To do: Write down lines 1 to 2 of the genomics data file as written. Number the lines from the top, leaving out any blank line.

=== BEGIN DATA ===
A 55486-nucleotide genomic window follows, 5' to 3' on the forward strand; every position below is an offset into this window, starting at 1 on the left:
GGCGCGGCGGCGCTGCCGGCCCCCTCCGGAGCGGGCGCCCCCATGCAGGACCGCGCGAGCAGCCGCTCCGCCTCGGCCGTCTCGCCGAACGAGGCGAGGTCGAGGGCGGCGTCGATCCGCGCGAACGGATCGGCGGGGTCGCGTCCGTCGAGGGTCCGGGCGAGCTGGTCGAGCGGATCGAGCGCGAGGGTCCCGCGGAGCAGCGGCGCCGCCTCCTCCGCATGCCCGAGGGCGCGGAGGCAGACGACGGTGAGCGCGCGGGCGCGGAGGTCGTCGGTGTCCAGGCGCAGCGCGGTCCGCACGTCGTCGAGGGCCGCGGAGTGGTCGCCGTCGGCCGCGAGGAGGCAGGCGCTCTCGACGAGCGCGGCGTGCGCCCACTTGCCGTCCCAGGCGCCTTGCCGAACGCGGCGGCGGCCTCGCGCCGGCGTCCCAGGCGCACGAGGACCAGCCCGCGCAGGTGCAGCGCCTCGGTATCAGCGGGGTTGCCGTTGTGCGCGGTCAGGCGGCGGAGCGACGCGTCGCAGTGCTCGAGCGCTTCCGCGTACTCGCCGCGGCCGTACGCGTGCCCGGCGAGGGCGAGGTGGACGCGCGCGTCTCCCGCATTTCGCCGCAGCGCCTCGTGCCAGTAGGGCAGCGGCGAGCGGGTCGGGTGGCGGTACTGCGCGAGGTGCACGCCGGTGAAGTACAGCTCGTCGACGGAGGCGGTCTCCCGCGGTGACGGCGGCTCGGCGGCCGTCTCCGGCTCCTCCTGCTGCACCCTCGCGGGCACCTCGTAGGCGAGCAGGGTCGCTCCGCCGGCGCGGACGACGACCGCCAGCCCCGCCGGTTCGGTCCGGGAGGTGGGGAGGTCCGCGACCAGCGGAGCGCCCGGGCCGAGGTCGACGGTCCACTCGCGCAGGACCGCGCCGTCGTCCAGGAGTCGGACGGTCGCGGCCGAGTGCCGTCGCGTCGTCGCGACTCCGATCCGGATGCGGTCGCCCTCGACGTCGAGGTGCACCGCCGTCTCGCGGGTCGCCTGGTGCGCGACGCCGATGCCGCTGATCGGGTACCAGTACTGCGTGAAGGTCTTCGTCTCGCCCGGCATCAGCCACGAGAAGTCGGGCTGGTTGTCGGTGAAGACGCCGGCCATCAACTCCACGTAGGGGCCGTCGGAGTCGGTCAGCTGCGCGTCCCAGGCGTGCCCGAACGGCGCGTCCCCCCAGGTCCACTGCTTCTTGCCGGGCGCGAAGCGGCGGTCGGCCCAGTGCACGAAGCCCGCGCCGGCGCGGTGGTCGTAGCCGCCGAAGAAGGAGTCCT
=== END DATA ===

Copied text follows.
A 55486-nucleotide genomic window follows, 5' to 3' on the forward strand; every position below is an offset into this window, starting at 1 on the left:
GGCGCGGCGGCGCTGCCGGCCCCCTCCGGAGCGGGCGCCCCCATGCAGGACCGCGCGAGCAGCCGCTCCGCCTCGGCCGTCTCGCCGAACGAGGCGAGGTCGAGGGCGGCGTCGATCCGCGCGAACGGATCGGCGGGGTCGCGTCCGTCGAGGGTCCGGGCGAGCTGGTCGAGCGGATCGAGCGCGAGGGTCCCGCGGAGCAGCGGCGCCGCCTCCTCCGCATGCCCGAGGGCGCGGAGGCAGACGACGGTGAGCGCGCGGGCGCGGAGGTCGTCGGTGTCCAGGCGCAGCGCGGTCCGCACGTCGTCGAGGGCCGCGGAGTGGTCGCCGTCGGCCGCGAGGAGGCAGGCGCTCTCGACGAGCGCGGCGTGCGCCCACTTGCCGTCCCAGGCGCCTTGCCGAACGCGGCGGCGGCCTCGCGCCGGCGTCCCAGGCGCACGAGGACCAGCCCGCGCAGGTGCAGCGCCTCGGTATCAGCGGGGTTGCCGTTGTGCGCGGTCAGGCGGCGGAGCGACGCGTCGCAGTGCTCGAGCGCTTCCGCGTACTCGCCGCGGCCGTACGCGTGCCCGGCGAGGGCGAGGTGGACGCGCGCGTCTCCCGCATTTCGCCGCAGCGCCTCGTGCCAGTAGGGCAGCGGCGAGCGGGTCGGGTGGCGGTACTGCGCGAGGTGCACGCCGGTGAAGTACAGCTCGTCGACGGAGGCGGTCTCCCGCGGTGACGGCGGCTCGGCGGCCGTCTCCGGCTCCTCCTGCTGCACCCTCGCGGGCACCTCGTAGGCGAGCAGGGTCGCTCCGCCGGCGCGGACGACGACCGCCAGCCCCGCCGGTTCGGTCCGGGAGGTGGGGAGGTCCGCGACCAGCGGAGCGCCCGGGCCGAGGTCGACGGTCCACTCGCGCAGGACCGCGCCGTCGTCCAGGAGTCGGACGGTCGCGGCCGAGTGCCGTCGCGTCGTCGCGACTCCGATCCGGATGCGGTCGCCCTCGACGTCGAGGTGCACCGCCGTCTCGCGGGTCGCCTGGTGCGCGACGCCGATGCCGCTGATCGGGTACCAGTACTGCGTGAAGGTCTTCGTCTCGCCCGGCATCAGCCACGAGAAGTCGGGCTGGTTGTCGGTGAAGACGCCGGCCATCAACTCCACGTAGGGGCCGTCGGAGTCGGTCAGCTGCGCGTCCCAGGCGTGCCCGAACGGCGCGTCCCCCCAGGTCCACTGCTTCTTGCCGGGCGCGAAGCGGCGGTCGGCCCAGTGCACGAAGCCCGCGCCGGCGCGGTGGTCGTAGCCGCCGAAGAAGGAGTCCT